Sufi Bus Driver on Death Row in Iran Denies Killing Policemen in Audio File Released by Lawyer
Mohammad Salas’ Attorney Zeynab Taheri Summoned to Court to Face Charges
The lawyer of Tehran-based death row prisoner Mohammad Salas has released an audio file in which he denies driving the bus that killed three policemen in Tehran in February 2018.
Salas, a member of the Sufi Gonabadi Order in Iran known as the Gonabadi Dervishes also claimed there was a second bus involved.
“I am innocent. There were two buses. I was not the driver of the bus that killed those people. I am not a killer. I cannot even kill an ant. My bus was not damaged and did not have any bullet marks. The police have fabricated all of this. I was not behind the wheel of the bus that killed those people. That was another bus,” said the voice of the man identified as Salas by his lawyer.
Salas’ attorney Zeynab Taheri posted the audio on her Twitter account on May 22, 2018.
On April 24, Iran’s Supreme Court upheld the death sentence against Salas, 51, for allegedly driving a public bus through a narrow street during clashes between security forces and the dervishes in Tehran on February 19, killing the policemen.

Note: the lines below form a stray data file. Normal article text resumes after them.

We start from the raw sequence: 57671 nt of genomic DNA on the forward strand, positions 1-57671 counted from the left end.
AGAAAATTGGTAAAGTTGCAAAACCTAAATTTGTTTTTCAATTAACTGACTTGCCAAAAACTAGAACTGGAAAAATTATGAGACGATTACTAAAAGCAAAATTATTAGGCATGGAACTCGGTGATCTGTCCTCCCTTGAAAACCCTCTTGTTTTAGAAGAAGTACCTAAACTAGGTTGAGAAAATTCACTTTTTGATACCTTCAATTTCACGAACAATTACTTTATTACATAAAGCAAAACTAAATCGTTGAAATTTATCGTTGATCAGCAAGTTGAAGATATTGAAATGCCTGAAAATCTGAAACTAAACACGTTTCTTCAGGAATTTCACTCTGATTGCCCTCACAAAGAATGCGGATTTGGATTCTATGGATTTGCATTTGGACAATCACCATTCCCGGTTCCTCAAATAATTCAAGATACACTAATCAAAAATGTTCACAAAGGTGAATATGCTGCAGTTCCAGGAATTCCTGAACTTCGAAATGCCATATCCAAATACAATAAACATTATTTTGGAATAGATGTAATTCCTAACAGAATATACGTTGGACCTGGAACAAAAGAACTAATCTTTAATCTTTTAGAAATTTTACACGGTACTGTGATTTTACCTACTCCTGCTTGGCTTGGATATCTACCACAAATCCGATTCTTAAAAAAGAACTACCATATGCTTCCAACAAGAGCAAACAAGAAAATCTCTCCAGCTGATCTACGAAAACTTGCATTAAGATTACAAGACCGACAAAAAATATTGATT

Taheri previously told CHRI that Salas was tortured while being interrogated and submitted a coerced confession as a result.
“If I had defended myself in court, they would have killed me,” said the voice in the audio file. “I was too afraid to talk. They had beaten me for two hours in the police station but all I said was: ‘It wasn’t me.’ They said ‘beat him until he dies and we’ll say he died during the clashes.’ I tried to confuse the police so that they wouldn’t kill me.”
“They smashed my head in 17 places with batons,” continues the voice. “My brain has been smashed. I get dizzy. I’ve lost my memory. I had memorized the poems of Rumi and Hafez but I don’t remember anything.”
Two days after posting the audio file on Twitter, Taheri tweeted that she had been summoned to the Culture and Media Court to face the charges of “disturbing public opinion’” and “spreading falsehoods.”
She has not provided further updates on her case.
On February 19 and 20, 2018, hundreds of dervishes were attacked in front of a police station in Tehran while protesting for the release of a fellow dervish who was being held there.
Websites run by the dervishes reported that 170 people were hospitalized during the clashes in February.
At least one dervish—Mohammad Raji, a former commander of the Islamic Revolutionary Guard Corps—died sometime between February 20 when he was detained at the protests and March 4 when his body was identified by a relative.
The Gonabadi Dervishes’ interpretation of Islam differs from that of Iran’s ruling Muslim Shia establishment. The Islamic Republic views any alternative belief system, especially those seeking converts, as a threat to the prevailing Shia establishment and has imprisoned members of the Sufi order and expelled them from university because of their religious beliefs.